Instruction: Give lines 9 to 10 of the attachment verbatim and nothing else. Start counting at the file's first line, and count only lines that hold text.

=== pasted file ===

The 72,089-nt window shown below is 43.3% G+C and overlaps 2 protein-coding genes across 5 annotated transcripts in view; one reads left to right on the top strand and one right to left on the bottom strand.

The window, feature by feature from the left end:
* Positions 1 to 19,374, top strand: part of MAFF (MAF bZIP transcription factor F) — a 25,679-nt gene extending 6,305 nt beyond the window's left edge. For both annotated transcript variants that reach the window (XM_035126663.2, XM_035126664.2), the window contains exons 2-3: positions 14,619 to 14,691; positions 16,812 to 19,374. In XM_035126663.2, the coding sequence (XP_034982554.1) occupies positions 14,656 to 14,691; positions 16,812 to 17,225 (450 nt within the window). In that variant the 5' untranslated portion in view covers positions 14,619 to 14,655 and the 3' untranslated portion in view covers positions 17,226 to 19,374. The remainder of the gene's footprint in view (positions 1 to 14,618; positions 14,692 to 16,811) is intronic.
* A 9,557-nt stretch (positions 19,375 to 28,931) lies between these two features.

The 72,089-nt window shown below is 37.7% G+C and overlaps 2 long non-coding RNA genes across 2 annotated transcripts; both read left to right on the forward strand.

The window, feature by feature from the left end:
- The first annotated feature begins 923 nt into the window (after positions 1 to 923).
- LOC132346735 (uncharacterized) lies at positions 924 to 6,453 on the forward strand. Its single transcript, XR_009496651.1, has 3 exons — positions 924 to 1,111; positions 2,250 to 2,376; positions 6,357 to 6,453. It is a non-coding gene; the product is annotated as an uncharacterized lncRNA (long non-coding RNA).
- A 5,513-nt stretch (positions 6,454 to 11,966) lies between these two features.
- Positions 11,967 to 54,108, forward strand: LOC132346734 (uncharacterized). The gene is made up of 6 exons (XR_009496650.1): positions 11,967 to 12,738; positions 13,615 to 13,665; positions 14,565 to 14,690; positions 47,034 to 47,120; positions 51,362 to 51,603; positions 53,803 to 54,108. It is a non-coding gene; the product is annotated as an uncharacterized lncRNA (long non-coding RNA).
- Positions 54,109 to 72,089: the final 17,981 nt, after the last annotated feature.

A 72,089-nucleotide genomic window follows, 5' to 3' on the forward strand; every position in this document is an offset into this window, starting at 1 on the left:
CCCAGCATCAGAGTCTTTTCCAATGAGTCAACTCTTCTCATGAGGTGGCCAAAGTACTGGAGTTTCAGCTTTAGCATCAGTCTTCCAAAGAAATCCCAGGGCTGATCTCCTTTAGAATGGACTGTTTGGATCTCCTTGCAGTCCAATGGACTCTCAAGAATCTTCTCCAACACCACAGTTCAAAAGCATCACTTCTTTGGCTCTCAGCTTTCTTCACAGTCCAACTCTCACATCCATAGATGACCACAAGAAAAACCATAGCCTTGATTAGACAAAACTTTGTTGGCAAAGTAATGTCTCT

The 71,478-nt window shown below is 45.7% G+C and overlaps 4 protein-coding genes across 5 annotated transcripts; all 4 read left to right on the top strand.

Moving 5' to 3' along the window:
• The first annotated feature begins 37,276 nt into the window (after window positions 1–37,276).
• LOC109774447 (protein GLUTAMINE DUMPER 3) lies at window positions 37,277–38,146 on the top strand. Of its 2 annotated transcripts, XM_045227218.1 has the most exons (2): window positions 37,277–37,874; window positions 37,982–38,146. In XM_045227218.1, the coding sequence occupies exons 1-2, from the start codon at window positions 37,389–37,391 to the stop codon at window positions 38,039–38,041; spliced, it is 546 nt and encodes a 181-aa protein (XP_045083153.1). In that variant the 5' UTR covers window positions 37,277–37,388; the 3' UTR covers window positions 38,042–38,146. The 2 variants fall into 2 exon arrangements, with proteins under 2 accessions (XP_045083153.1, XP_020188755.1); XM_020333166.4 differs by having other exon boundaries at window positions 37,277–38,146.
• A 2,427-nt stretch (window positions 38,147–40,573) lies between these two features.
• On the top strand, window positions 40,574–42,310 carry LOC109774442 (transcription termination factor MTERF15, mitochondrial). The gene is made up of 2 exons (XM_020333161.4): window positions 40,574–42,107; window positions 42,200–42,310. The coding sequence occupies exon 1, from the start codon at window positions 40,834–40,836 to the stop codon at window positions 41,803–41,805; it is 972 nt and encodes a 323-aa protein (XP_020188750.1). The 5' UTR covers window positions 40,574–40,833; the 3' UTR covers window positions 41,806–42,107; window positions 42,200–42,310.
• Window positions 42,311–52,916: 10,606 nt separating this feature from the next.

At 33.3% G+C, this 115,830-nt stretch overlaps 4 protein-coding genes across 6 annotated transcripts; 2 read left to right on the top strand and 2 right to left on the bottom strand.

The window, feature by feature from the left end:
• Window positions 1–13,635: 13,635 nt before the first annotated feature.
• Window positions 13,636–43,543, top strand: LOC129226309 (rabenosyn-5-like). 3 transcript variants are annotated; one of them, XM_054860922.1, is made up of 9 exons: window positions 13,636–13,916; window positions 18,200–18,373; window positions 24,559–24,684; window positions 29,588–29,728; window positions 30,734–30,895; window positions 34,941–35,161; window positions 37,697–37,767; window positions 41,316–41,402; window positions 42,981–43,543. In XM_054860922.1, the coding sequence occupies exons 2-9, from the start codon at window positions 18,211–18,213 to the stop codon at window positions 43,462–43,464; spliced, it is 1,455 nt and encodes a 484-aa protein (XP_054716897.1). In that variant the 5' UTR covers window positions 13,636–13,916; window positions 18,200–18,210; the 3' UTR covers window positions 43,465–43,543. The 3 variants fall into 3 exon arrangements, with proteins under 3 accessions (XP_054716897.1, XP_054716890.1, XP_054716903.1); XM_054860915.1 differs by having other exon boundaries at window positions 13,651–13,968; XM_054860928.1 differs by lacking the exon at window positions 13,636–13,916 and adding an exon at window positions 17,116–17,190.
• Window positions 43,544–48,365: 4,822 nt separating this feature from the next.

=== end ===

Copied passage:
- A 5,513-nt stretch (positions 6,454 to 11,966) lies between these two features.
- Positions 11,967 to 54,108, forward strand: LOC132346734 (uncharacterized). The gene is made up of 6 exons (XR_009496650.1): positions 11,967 to 12,738; positions 13,615 to 13,665; positions 14,565 to 14,690; positions 47,034 to 47,120; positions 51,362 to 51,603; positions 53,803 to 54,108. It is a non-coding gene; the product is annotated as an uncharacterized lncRNA (long non-coding RNA).